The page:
According to Benjamin’s website, Benjamin, originally from Minneapolis, has been a resident of Eau Claire for 20 years. She started a business she said created engaging and well-paid jobs. Benjamin is also a part of the Chamber.

Benjamin said her main goal is to create more jobs and businesses to sustain Eau Claire as well as increase wages. She also said that she wants everyone — including the LGBTQ community — to have equal opportunities to succeed.

In early December that same year, Roberts decided to help with Benjamin’s campaign for city council and began to form it.

Roberts managed most of Benjamin’s campaign. Roberts did not have much experience with managing campaigns; however, she said that she learned everything on the fly and still got her elected. Benjamin is currently an at-large member on the Eau Claire City Council.

With the lack of experience in campaigning, Roberts described the learning experience as a bell curve.

After that election, Roberts began to wonder about a future more involved with politics.

“At that time I wondered, is it going to end after this?” said Roberts. “I realized then that I didn’t want it to end.”

Once Roberts realized she wanted to continue in the political field, she started getting into activism. Roberts said she started proposing different projects to the city council and the county board.

Roberts said she had about five or six projects at any given time that she was working on, some projects at the local level and some at the state level.

“It’s one of those things where you don’t know what I’m going to come up with,” Roberts said. “And I have to find a landing zone for it.”

One of the projects Roberts was working on was the Transgender Awareness Week and Transgender Day of Remembrance.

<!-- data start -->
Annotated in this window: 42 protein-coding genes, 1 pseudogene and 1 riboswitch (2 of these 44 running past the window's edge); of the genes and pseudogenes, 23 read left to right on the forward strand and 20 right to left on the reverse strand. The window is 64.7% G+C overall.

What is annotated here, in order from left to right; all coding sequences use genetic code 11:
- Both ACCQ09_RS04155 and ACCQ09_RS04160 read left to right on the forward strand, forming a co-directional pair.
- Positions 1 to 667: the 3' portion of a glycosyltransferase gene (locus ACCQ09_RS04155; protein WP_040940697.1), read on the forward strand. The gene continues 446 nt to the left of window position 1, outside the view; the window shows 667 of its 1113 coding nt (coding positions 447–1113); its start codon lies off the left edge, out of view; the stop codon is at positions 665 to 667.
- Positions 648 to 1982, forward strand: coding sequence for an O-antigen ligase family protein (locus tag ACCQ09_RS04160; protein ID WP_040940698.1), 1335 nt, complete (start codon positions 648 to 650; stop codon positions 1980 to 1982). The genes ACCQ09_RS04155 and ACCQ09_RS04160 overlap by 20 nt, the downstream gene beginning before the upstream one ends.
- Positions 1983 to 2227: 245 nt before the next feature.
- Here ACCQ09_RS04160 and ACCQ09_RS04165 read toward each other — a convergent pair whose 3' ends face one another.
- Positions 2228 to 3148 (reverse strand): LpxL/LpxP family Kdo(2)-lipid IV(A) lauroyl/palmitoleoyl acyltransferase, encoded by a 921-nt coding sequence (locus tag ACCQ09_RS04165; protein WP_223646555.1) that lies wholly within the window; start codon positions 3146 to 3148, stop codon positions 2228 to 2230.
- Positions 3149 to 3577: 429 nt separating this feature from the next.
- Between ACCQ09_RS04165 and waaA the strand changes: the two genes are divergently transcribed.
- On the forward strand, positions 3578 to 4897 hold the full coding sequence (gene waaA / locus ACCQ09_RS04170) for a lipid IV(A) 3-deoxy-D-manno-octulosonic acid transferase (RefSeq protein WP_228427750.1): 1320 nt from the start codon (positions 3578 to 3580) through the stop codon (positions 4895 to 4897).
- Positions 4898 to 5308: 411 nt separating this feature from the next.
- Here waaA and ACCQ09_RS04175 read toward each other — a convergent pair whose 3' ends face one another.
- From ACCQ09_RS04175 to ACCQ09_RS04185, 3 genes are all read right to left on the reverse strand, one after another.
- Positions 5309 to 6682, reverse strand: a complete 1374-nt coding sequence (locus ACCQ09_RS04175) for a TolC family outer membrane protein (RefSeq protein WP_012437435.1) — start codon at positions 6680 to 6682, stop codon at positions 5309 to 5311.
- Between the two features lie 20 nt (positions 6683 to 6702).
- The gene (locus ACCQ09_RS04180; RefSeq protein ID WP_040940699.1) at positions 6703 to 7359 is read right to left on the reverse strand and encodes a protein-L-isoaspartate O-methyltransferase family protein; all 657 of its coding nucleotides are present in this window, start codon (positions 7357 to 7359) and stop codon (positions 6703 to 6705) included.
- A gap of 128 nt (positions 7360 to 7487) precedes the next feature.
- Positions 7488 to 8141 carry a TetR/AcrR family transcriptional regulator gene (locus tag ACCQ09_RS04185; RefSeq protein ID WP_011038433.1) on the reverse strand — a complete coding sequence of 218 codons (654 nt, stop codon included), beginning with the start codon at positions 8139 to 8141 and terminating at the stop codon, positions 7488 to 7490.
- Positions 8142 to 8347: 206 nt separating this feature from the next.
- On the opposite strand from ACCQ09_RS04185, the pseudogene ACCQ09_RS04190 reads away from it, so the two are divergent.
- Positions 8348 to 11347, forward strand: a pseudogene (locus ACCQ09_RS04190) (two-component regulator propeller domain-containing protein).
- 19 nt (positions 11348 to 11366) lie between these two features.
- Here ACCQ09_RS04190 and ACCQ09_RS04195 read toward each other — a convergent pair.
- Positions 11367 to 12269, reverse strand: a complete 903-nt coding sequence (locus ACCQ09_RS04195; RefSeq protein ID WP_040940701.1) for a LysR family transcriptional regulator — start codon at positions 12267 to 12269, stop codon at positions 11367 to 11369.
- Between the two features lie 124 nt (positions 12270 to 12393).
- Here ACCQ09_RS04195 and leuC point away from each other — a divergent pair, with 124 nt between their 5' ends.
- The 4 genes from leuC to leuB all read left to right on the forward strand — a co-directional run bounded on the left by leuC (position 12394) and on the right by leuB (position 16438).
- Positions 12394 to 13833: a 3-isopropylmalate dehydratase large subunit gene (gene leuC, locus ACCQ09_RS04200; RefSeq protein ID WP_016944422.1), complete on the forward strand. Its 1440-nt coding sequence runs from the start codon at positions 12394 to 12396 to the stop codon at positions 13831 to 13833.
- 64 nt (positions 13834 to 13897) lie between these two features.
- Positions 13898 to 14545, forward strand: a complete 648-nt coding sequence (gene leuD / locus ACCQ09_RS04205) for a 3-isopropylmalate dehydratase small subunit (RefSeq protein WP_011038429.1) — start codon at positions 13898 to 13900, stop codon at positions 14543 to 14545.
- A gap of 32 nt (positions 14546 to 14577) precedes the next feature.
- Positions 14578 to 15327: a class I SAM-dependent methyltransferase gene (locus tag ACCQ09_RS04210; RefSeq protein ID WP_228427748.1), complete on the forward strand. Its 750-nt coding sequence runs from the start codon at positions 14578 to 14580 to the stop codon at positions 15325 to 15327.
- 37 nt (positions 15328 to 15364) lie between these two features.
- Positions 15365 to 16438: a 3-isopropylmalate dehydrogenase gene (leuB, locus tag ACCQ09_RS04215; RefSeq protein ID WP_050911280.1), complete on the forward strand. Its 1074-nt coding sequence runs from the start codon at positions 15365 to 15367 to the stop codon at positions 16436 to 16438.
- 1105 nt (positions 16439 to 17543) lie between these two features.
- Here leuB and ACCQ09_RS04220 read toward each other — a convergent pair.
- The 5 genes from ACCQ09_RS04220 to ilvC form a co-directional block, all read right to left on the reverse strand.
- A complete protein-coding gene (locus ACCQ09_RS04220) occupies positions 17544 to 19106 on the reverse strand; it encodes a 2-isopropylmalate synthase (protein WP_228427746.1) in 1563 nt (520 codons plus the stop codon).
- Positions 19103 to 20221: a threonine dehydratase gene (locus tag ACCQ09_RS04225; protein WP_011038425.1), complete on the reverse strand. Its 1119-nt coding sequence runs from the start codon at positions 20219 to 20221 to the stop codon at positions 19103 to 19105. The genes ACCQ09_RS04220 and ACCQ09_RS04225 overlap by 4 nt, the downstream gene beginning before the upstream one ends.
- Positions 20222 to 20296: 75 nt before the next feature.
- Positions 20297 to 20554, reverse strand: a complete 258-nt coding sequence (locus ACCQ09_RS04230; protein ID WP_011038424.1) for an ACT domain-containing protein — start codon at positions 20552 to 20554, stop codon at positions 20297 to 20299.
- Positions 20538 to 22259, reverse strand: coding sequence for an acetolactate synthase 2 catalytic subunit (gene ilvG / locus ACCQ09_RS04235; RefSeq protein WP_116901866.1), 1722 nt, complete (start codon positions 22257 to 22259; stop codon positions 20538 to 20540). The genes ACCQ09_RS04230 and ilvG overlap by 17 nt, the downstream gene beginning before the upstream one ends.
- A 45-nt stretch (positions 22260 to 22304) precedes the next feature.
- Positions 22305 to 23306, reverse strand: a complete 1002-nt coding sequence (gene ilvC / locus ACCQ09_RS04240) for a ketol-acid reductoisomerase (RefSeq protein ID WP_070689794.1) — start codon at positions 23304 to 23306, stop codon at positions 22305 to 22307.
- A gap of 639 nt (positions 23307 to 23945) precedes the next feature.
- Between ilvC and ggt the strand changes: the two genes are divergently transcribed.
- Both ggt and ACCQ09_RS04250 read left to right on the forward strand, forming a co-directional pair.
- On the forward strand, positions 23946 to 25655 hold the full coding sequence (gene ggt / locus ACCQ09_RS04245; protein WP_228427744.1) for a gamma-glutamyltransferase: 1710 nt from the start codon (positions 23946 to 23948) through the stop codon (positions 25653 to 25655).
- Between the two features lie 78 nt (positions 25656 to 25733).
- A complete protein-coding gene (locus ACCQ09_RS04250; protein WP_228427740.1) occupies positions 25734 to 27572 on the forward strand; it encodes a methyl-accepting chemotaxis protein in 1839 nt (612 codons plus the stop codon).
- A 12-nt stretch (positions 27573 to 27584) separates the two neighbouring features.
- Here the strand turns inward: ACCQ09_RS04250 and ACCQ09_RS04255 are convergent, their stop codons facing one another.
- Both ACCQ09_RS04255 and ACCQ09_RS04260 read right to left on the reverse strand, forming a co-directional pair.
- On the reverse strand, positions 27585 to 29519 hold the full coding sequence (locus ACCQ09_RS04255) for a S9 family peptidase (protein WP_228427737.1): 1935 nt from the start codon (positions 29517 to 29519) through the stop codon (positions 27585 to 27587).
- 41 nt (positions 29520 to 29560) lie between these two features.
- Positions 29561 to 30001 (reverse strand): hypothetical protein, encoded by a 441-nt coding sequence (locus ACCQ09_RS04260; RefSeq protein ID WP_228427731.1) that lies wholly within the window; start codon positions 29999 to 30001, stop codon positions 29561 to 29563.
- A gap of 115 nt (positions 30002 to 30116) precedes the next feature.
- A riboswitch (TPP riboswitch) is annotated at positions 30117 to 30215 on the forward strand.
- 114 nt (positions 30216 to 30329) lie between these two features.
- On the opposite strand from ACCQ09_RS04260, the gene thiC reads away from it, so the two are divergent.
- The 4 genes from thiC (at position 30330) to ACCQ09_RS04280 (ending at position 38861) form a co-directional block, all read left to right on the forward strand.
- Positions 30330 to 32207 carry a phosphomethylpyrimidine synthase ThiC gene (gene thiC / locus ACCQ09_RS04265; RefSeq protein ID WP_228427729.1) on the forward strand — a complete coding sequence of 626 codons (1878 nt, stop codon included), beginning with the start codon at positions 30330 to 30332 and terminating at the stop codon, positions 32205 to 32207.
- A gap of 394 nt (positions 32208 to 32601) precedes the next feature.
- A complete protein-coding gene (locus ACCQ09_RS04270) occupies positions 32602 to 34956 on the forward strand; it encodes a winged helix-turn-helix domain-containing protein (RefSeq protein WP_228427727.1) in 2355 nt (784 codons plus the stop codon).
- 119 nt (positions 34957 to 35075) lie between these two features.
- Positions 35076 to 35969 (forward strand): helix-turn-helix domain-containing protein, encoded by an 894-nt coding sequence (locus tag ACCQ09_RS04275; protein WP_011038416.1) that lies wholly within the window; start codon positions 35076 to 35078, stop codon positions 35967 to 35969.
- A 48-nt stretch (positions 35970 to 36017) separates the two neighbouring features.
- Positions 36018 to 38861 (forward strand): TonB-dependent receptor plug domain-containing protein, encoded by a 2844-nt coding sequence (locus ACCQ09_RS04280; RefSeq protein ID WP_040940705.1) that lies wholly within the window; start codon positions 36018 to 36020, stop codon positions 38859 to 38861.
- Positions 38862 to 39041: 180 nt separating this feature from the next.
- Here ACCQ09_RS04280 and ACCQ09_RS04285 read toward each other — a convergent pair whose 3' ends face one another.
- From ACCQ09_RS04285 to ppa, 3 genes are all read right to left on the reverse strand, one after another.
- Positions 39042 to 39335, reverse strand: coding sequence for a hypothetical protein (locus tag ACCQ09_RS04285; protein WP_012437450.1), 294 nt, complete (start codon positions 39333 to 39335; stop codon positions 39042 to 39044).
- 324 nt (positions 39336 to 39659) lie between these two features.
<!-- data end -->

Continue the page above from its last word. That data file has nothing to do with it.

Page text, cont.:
Roberts started the project in July and eventually got it approved on Oct. 22.

“Through time, what happens is that you have to involve the parties you need at certain given points in time,” Roberts said.

Roberts believes that it wasn’t exactly difficult to get the project to pass. She said that sticking with and staying on top of the project was enough.

In August 2019, Roberts was asked to run for office for District 27. Roberts stepped in and went through the interview process and campaign and was elected about a week before the Transgender Awareness Week and Transgender Day of Remembrance project was passed.

According to the Victory Institute, Roberts is one of 21 transgender people in elected office in the United States.

One of Roberts’ current projects is Gender X. This project is adding a gender-neutral option — Gender X — to Wisconsin state drivers licenses.

According to Werforum.org, 11 states have already passed that project, two of which are red states — Arkansas and Utah.

Roberts believes that with the current legislature, the project will not be easy to pass, but is confident that with time, she will succeed.

“It’s greatly satisfying to take something and formulate it, create it and make it happen,” Roberts said.

Armagost can be reached at [email protected].